Important to keep on top of the gardening tasks at this time of year
We're entering the second week of a new year and the foremost resolution on this fellow's list is as in the past – keep one step ahead in everything relating to gardening activities.
Achieving this would obviate the disappointment associated with missing critical sowing, planting and pruning times, failing to mow the lawns before rain arrives, allowing weeds, pests and diseases to gain a foothold.
Having the determination to succeed in this goal is one thing but where fruit and vegetable crops combine with diverse ornamental features, so much depends on imponderables such as the weather.
My current priority is to complete the definitive pruning of apple, pear, peach and grapevine, before casting an eye over the soft fruit bushes. That will be followed by a light dressing of slow-release, potsh-based fertilizer and a generous organic mulch. This also applies to the raspberry and strawberry beds.
The roses receive similar treatment as do certain summer blooming shrubs awaiting their annual trim. For example, Spiraea billiardii begs the removal of spent flowering stems, and the green stems of Leycesteria formsa will be cut to ground level once bullfinch and blackbird have polished-off the remaining fruits.
Any vacant vegetable beds need attention now to set them up for spring. We operate a three-year crop rotation to avoid a build-up of plant-specific pests or diseases, and to provide the soil conditions different plant groups prefer.
No crop grows on the same spot two years in succession. Winter brassicas, leeks and perpetual spinach currently in production, will be removed before spring arrives to accommodate different crops.
If you have a rhubarb patch in your garden it's not too early to start the forcing process. Surface crowns have experienced their first frost and will be ready to break into growth given a little encouragement.
Surround the plant area with a layer of seasoned organic matter, loosely fill a large pot with straw, invert it over the spot then wait. The lack of light and relative warmth is enough to encourage succulent stems weeks ahead of season.
An alternative approach I've frequently used amounts to removing an outer section from a rhubarb clump, planting it in a large container or empty fertiliser bag topped up with compost, and standing it under the greenhouse bench.
Once the main fruit and vegetable preparations are up to speed our efforts are concentrated on the mixed borders where plants scheduled for movement or division await action. This may take a few weeks, but dormancy does extend into March. Long before then the aim is to set everything up for the growing season by applying a slow-release general fertiliser, forking it lightly in and covering with mulch.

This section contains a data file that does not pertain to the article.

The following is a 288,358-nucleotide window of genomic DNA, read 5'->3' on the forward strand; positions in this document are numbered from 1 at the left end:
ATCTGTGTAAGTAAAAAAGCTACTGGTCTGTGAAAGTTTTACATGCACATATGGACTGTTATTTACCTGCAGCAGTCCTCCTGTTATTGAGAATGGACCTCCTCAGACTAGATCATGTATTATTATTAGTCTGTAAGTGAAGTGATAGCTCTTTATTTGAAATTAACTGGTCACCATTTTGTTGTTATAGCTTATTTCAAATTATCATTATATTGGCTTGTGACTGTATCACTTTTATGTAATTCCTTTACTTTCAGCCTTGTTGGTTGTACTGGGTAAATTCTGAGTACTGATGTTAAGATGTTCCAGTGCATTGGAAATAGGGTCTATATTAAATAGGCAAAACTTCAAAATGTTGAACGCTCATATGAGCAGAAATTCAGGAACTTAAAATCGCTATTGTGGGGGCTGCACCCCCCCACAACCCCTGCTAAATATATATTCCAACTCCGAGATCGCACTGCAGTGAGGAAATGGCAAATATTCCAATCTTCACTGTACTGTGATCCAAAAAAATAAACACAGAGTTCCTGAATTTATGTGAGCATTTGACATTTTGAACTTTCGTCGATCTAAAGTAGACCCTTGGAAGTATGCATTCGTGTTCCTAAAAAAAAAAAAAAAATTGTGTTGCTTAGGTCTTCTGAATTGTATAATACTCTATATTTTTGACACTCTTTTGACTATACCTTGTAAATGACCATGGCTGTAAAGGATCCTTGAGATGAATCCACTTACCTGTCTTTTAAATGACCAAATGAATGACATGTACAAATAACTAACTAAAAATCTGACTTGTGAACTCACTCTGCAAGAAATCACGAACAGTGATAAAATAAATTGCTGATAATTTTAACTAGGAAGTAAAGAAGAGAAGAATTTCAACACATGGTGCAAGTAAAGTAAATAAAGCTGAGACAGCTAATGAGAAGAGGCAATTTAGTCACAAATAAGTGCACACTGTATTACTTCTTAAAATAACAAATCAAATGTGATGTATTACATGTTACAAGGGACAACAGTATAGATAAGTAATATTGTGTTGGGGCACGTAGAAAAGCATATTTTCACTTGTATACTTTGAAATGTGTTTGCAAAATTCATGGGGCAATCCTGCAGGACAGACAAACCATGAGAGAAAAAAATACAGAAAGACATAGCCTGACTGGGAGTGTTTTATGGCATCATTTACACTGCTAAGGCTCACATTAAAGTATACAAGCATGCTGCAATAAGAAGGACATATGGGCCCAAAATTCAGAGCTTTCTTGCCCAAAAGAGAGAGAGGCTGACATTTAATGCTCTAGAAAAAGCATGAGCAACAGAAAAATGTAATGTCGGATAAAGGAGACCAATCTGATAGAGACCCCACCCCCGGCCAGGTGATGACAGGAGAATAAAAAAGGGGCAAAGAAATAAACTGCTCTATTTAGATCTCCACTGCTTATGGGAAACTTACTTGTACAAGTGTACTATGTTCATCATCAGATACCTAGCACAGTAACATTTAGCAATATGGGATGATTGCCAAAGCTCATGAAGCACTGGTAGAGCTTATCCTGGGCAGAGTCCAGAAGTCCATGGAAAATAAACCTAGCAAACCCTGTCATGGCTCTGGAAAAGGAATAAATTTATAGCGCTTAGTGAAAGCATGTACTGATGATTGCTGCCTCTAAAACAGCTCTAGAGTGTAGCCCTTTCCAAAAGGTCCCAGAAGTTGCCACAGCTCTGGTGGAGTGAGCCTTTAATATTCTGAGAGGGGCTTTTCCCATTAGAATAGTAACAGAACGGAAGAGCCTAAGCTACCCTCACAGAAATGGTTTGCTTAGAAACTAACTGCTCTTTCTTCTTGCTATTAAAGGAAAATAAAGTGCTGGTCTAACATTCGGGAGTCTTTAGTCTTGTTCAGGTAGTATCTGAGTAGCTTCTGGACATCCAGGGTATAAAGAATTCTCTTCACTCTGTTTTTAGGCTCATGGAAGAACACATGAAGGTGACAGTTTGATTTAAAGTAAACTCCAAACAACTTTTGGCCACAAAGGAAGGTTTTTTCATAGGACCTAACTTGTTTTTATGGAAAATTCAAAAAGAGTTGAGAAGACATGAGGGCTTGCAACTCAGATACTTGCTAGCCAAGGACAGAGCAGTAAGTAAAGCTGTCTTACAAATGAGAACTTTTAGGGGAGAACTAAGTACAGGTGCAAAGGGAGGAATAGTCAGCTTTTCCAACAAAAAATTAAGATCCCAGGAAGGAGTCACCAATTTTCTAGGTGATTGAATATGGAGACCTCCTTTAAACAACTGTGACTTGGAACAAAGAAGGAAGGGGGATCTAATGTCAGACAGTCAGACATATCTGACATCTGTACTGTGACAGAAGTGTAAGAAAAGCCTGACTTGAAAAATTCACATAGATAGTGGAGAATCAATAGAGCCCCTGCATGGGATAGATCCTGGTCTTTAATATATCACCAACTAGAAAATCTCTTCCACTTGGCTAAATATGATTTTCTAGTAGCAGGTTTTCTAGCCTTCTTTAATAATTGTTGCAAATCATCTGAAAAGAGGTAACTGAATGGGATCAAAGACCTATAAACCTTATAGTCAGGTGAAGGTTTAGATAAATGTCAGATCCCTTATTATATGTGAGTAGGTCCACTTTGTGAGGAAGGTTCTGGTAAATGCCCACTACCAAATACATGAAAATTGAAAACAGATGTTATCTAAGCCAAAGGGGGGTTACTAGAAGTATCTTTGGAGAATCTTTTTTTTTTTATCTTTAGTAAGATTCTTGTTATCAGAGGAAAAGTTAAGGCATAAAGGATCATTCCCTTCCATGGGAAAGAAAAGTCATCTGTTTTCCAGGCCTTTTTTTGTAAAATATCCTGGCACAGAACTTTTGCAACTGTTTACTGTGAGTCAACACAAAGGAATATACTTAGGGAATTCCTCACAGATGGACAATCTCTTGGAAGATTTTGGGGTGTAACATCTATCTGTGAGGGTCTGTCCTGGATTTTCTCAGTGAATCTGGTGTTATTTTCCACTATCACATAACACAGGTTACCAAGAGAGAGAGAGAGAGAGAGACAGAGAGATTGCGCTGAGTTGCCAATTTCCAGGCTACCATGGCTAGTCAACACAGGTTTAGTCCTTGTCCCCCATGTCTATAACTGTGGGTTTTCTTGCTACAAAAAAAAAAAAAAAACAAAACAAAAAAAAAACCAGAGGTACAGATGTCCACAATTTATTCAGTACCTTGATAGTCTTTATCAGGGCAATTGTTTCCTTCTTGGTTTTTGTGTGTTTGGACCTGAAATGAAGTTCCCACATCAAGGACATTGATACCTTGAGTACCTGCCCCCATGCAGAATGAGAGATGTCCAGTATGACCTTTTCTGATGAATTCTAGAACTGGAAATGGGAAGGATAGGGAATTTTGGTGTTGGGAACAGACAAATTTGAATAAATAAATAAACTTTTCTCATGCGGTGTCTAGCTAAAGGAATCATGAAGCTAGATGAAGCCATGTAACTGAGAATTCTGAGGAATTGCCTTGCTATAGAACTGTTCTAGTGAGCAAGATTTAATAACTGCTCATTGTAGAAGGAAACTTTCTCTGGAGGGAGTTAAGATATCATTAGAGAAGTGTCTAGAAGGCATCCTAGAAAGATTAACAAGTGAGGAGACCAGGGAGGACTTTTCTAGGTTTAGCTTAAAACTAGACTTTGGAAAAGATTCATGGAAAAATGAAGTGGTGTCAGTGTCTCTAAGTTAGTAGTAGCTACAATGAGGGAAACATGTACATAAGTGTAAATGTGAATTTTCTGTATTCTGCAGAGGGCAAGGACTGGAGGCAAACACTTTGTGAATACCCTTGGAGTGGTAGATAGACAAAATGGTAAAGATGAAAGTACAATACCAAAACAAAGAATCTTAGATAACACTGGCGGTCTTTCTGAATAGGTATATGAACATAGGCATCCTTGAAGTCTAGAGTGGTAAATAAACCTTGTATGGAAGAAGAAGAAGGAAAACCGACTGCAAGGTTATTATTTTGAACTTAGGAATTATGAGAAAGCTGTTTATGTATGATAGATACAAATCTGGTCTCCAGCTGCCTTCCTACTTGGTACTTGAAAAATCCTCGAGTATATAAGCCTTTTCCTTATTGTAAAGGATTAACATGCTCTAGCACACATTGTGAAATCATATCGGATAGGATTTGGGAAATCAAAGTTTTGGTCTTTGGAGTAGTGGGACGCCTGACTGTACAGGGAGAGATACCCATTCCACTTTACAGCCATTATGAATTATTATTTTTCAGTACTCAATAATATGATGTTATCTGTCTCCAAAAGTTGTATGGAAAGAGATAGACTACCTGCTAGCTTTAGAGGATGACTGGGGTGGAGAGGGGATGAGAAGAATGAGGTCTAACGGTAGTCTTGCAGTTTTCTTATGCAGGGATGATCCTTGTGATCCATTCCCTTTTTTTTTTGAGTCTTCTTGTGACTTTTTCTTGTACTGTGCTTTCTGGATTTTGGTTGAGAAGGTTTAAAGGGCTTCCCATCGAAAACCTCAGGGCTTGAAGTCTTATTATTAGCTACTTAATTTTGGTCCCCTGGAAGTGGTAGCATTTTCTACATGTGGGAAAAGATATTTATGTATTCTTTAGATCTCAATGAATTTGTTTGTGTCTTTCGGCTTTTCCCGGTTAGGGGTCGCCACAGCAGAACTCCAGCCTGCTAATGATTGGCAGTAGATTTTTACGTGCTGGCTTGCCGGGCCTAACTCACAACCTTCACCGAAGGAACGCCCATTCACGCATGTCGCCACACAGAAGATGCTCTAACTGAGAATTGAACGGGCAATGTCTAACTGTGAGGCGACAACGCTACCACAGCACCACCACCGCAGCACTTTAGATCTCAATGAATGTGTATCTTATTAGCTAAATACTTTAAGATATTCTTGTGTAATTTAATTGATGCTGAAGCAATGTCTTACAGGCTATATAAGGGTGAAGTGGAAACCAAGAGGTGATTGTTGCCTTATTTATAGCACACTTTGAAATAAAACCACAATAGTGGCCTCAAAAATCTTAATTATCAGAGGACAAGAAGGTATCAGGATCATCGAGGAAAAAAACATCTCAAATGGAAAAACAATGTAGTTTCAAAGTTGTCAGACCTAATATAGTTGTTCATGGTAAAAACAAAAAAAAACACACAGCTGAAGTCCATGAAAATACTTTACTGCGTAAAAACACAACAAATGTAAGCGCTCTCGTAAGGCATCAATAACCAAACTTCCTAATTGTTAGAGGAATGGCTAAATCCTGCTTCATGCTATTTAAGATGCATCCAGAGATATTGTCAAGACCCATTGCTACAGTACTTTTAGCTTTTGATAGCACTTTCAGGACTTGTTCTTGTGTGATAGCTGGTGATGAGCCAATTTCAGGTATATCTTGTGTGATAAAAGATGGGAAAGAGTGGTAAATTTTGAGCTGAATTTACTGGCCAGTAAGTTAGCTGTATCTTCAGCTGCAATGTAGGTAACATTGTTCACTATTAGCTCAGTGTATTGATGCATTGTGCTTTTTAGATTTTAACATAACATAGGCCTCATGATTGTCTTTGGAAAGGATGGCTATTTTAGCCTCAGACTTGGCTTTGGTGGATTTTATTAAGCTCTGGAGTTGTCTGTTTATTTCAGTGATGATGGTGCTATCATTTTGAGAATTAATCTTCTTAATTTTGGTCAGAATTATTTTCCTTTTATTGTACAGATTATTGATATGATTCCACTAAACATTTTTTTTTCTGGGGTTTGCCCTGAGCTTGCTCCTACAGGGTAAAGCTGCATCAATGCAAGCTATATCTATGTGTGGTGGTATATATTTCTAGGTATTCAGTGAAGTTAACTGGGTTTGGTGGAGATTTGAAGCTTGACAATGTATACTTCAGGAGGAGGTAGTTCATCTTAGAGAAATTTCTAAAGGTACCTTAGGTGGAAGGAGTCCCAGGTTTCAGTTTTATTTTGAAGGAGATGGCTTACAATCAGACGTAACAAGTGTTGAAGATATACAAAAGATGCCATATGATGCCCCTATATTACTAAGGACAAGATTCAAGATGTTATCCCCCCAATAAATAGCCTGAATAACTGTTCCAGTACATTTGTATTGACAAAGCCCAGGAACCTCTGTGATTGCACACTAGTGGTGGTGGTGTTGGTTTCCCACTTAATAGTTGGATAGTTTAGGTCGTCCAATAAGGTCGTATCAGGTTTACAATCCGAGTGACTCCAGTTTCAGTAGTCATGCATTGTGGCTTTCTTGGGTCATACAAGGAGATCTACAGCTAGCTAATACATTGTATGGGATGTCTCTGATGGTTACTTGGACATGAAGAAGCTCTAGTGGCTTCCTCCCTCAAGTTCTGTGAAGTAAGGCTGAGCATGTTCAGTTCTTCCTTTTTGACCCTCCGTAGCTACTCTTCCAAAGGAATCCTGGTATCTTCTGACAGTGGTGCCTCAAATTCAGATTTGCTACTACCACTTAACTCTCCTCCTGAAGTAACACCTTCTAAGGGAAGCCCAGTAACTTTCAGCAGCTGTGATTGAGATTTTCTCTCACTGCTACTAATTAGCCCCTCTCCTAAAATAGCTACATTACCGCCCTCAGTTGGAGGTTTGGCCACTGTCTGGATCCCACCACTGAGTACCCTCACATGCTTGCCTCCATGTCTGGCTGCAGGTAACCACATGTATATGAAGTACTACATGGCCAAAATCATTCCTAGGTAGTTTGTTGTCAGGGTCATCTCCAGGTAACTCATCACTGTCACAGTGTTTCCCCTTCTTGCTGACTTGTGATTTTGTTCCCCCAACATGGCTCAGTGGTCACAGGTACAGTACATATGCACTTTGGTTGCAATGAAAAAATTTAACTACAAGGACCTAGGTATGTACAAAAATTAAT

Will the plants you introduce this year be raised from seed, do you prefer buying them in plug form, or is your approach a combination of both?
The former is much less expensive initially, and very rewarding when everything germinates and proceeds to maturity. However, it is time-consuming and a combination of moderately warm environment plus full daylight is necessary for sturdy growth in the early stages.
Buying young plug plants in April and May saves the time and effort spent in growing from seed, the soil is beginning to warm-up by then, and the choice of vegetable and ornamental plants has increased each year to meet the growing market demand.
I look to buy not only seeds but also young plants. Packets of vegetable seeds are reasonably priced, good value for money and germinate readily when sown from mid-March onward.
Peas, beans, et al are started in pots (cold greenhouse) and April sees the main sowings of carrot, parsnip, beetroot etc, directly into drills outdoors. What brilliant value the picking lettuce 'Lollo Rossa' (red) and 'Lollo Bionda' (pale green) represent. 500 seeds in each packet, total cost £5, and months of picking fresh, frilly leaves.
Most annual flowers, including rudbeckia and cosmos, germinate from outdoor sowings in April, by which time plug plants start to appear at the garden centre offering additional choice.
The cost of growing a crop be it edible or ornamental, can be a deciding factor when choice arises between seed or plug purchase. Comparisons can be found in the main catalogues. For example, Suttons list a half hardy annual Gazania
'Super Hybrid Mix' at £2.79 for 44 seeds. They also offer 45 extra value plugs of Gazania 'Daybreak Mix' for £8.25 which reduces to £6.50 if any three packs of their 'best-selling bedding' are bought.
The cheaper option might be preferable if you've a propagation and growing-on facility, but it's also very convenient to buy a limited number of plants well on the road to maturity. Now's the time to start making these decisions!